September 09, 2013

Curbs on franchisee schools welcomed

HYDERABAD: The Central Board of School Education (CBSE) has restricted schools from entering into monetary transactions with their franchisees, a move welcomed by parents across the city.
Several schools including various branches of Delhi Public Schools, DRS and Edify are parent institutions of many franchisee schools. The franchisee school pays a certain sum to the parent institution for using its name, logo and motto and the money is collected as part of the students' fees. The parent institution in turn, helps in setting up of the franchisee school but usually has no say in its internal management.
Following the CBSE's decision last week, parent institutions will now need to have an official record stating that they are not in any sort of transactional agreement with a franchisee school.
"We have been trying to protest against this monetary transaction between schools for a long time now as the burden of such an arrangement is borne by the parents, which is unacceptable. The move by the central board will help in making the education system more transparent," said Dr Shanth Kumar Goel, president of AP Parents' Association.
Many franchisee schools under the same parent institution have different fee structure."A school under the same brand name charges differently depending on its location. This sort of education is elitist and discriminatory," said Prasanth Kumar, parent of a four-year-old.
Despite an exorbitant fee structure, franchisee schools have a huge demand amongst parents who expect that these schools will provide the best education to their children. However, course curriculum between franchisee schools and parent institutions differs in most cases. "One look at the course curriculum at many of these schools will show the poor quality of education that is being imparted," Goel said.

February 14, 2013

Karnataka HC: All children in private school must get free education

In an order having far-reaching consequences, the Karnataka High Court has held that all students aged between six and 14 in private schools are eligible for free education and not just those from poor families gaining admission under a 25 per cent quota fixed by the Right to Free and Compulsory Education Act.

In an interim order on a batch of petitions on Tuesday, Justice Huluvadi G. Ramesh said Article 21A of the Constitution guaranteed free and compulsory education to all children in that age group.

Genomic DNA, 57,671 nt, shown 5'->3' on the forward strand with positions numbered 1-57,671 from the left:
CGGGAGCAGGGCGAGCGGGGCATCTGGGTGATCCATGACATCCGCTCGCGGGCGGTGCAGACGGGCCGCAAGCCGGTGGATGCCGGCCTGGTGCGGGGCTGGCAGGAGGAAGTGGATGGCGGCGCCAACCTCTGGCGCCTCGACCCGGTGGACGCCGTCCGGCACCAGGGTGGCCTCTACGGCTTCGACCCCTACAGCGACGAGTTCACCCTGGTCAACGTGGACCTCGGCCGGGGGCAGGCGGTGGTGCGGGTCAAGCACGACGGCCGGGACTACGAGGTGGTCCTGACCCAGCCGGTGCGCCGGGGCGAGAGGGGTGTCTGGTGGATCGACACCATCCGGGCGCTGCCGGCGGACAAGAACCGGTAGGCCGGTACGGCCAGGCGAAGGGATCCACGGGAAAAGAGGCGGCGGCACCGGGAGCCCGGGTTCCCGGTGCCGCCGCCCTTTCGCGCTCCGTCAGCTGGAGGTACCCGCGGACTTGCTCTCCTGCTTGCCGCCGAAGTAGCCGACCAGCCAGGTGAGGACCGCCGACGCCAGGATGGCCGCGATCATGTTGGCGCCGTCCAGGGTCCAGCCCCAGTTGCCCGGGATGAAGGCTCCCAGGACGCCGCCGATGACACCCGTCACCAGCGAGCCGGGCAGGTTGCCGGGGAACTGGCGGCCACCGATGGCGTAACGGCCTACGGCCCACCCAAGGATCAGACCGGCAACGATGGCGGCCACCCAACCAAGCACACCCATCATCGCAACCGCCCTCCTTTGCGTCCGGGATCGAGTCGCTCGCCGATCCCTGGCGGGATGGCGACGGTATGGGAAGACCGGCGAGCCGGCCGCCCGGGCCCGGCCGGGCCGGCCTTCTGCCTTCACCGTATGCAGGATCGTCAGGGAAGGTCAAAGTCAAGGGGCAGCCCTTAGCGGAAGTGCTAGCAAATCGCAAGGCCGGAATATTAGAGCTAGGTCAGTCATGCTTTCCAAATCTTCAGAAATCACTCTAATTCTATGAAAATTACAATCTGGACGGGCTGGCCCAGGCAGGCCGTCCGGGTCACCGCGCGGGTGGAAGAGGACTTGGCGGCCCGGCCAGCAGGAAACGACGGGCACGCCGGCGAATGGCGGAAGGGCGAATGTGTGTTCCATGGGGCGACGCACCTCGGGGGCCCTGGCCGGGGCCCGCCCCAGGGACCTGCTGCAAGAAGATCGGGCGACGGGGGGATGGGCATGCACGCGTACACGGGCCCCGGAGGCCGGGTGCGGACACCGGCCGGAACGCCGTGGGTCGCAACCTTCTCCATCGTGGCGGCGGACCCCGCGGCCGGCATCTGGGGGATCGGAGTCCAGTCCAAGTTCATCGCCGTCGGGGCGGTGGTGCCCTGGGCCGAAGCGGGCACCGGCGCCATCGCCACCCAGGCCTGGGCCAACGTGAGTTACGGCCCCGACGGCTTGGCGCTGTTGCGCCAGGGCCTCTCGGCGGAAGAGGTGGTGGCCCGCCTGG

The State government should reimburse the fees charged by private schools, he ruled. To arrive at a reasonable fee for reimbursement, , the Education Department should organise a seminar with the stakeholders on March 10.

“It is for the State and Central governments to work out the fee that has to be paid by children in the age group 6-14 and to see that proper arrangements are made to indemnify the institutions concerned on behalf of the children,” the judge said.

While some petitions claimed free education under Article 21A, others complained about the demand made by private schools for a fee in excess of the amount prescribed under the Karnataka Education Act. Private institutions had filed petitions questioning certain provisions in the Right to Education Act and the rules.

As for admissions made in 2012-13, the court directed the private institutions not to prevent students who are agitating over the fee structure from attending classes or tests. They should approach the State government seeking reimbursement of the fee to be paid by these students.

The court asked the Education Department to discuss at the seminar what would be the reasonable fees with representatives of private institutions, associations of teachers and parents, the Indian Council of Secondary Education and the Central Board of Secondary Education. The authorities should discuss the complaints of teachers that unaided and minority institutions were not paying pay scales fixed.

Based on the outcome of the deliberations, Justice Ramesh said, the Union and the State governments can take policy decisions on reimbursement of fee and earmark funds. The Court adjourned the hearing till April 16 and directed the two governments to submit a report based on the outcome of the seminar.